The Crown Season 6 Part 1 review | A wobbly, but emotional start to the final season

Share this Article:

The Crown is back for one final season. Season 6 Part 1 focuses on the final weeks of Princess Diana. Here’s our review:

Season 6 of The Crown begins with an unassuming French man walking his dog in Paris, in 1997. The dog is uninterested in doing its business, greatly annoying the man but they keep walking around the city in the hopes that the little mutt will finally pee. Then, a car whizzes past them, followed by several motorcycles, and disappears into a tunnel. 

Moments later, a crash is heard.

Princess Diana’s sudden, untimely death was a global tragedy. Diana was universally beloved and her death, even when fictionalised, proves to be compelling, if slightly gossipy, ground for The Crown to mine. 

Part one of season 6, with the final six episodes landing later in December, focuses tightly on the People’s Princess, for better and for worse. The first four episodes of the season trace the final eight weeks in her life, focusing mostly on her relationship with Dodi Fayed. Diana’s arc has consistently threatened to eclipse Elizabeth’s; she’s more compelling, more empathetic, but The Crown has always been at its best when digging into the thorny, complex morals of Elizabeth herself. 

the crown season 6
Credit: Netflix

“I don’t want to be considered unkind, because I’m not,” Imelda Staunton’s iteration of the British monarch says in the first episode. It’s a line that stayed with me throughout the four episodes. The Crown has always maintained a mostly neutral, perhaps mildly positive outlook on Elizabeth and the Royal family, but has also made a point of her inability to show emotion, partly due to her strong sense of duty and partly because she is deeply uncomfortable with displaying her emotions. 

But Elizabeth has certainly been unkind in the past, especially towards Diana. The first three episodes render Elizabeth a mere extra in the show that started with her as a young woman rising unexpectedly to power. The Crown has morphed into a very different show from what we tuned into in season one. It’s not necessarily a bad thing, but the closer we get to our own times, the harder it becomes for creator Peter Morgan to present events. 

Elizabeth Debicki plays Diana with an almost childlike playfulness. Although the script occasionally reduces her to just a frivolous homewrecker or a saint-like humanitarian, Debicki works miracles with the material. Diana’s relationship with the press, already a big storyline in season five, is under a microscope here, but The Crown fails to offer anything new or insightful about the princess that we haven’t seen in recent documentaries like The Princess or even Pablo Larraín’s fictional Spencer.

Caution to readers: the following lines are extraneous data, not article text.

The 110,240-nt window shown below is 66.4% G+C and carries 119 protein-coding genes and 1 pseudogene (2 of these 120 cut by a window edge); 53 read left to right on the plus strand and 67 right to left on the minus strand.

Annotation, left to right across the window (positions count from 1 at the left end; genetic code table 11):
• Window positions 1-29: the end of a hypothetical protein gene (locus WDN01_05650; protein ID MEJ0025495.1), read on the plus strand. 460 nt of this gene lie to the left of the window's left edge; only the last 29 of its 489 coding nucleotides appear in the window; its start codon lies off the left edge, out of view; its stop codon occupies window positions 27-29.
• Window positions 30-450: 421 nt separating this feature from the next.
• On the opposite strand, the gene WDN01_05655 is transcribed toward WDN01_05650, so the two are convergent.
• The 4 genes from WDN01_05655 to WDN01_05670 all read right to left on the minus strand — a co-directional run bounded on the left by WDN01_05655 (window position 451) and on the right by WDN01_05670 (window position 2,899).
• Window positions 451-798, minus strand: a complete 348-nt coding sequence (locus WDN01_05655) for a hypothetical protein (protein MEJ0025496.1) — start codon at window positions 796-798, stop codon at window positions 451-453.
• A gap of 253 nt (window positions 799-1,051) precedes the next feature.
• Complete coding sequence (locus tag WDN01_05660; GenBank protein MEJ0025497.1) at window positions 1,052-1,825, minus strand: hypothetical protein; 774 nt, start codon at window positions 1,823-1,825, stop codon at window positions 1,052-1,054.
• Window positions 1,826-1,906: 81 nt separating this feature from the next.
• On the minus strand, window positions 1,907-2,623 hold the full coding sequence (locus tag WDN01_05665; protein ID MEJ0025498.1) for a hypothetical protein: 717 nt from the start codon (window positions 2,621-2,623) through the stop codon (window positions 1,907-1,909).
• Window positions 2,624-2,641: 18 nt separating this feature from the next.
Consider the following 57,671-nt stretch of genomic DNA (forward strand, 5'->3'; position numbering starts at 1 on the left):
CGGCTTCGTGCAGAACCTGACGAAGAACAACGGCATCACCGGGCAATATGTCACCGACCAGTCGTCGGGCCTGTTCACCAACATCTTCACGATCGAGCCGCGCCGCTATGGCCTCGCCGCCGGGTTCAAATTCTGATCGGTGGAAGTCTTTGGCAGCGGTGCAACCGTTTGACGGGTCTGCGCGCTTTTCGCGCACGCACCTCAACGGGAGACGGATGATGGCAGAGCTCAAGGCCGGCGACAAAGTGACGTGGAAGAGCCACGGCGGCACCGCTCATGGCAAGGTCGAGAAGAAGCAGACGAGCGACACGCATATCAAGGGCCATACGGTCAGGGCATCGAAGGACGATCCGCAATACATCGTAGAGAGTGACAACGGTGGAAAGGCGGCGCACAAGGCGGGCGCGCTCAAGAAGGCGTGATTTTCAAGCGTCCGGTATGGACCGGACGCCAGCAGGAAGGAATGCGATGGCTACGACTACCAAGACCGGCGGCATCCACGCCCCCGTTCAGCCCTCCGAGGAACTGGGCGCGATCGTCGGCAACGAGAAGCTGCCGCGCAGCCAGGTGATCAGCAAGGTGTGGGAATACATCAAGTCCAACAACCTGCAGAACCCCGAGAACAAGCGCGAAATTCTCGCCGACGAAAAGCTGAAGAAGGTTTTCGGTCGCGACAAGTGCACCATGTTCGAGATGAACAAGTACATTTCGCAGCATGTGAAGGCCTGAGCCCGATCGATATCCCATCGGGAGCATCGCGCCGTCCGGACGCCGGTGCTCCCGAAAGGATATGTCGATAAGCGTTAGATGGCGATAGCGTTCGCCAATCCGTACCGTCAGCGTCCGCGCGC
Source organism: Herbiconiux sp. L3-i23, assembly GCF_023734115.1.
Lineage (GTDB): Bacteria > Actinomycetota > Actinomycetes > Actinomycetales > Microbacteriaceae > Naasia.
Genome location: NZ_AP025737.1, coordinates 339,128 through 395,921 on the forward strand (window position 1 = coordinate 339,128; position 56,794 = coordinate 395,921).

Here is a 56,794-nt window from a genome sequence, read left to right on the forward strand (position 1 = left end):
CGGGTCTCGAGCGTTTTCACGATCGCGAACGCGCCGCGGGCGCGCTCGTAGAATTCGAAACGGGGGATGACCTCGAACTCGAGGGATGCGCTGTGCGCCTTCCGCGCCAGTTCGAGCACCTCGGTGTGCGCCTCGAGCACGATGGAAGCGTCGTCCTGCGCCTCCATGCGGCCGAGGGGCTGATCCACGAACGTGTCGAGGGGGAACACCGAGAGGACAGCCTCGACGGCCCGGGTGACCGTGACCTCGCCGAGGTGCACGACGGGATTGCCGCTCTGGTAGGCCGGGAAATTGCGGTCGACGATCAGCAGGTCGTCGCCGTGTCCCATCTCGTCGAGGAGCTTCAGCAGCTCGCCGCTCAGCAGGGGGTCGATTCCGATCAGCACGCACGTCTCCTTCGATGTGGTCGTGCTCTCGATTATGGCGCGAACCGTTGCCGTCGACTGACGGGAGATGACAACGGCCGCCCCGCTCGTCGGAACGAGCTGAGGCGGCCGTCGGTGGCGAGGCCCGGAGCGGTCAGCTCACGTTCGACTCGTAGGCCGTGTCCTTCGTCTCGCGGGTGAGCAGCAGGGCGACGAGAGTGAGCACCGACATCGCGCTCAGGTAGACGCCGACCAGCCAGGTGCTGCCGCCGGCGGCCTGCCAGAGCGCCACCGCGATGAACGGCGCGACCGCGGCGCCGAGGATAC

The final episode of Part I, titled Aftermath, is the best of the lot. It’s largely a story of grief, but the reignited focus on Elizabeth proves to be powerful stuff. Elizabeth, whose relationship with Diana was complicated and difficult at best and hostile at worst, struggles with the public demand for her to lead them in grief. Staunton’s internalised performance is much more muted than Olivia Colman and Claire Foy’s from previous seasons, but that’s not to be mistaken for lack of nuance. 

Part I is largely Elizabeth Debicki’s show, but Dominic West is able to infuse his Charles with a quiet pathos. Dodi Fayed is somewhat underwritten and their relationship feels superficial, but actor Khalid Abdalla is able to bring a lot of warmth to the otherwise thankless role. In fact, most characters feel thoroughly underserved by Morgan’s scripts. Part I offers very little new information or insight into these characters; Charles, now King in real life, feels particularly thin and shallow. 

The Crown season six starts off wobbly, but improves by the final episode of Part I. We already know Part II will cover events all the way up to 2005, but will not cover Harry’s relationship with Megan. It doesn’t need to, really. Watching Diana be mercilessly hounded by the press at every turn serves as a reminder that very little has changed and history will repeat itself, over and over again. 

The Crown Season 6 Part I is now streaming on Netflix. 

Share this Article:

More like this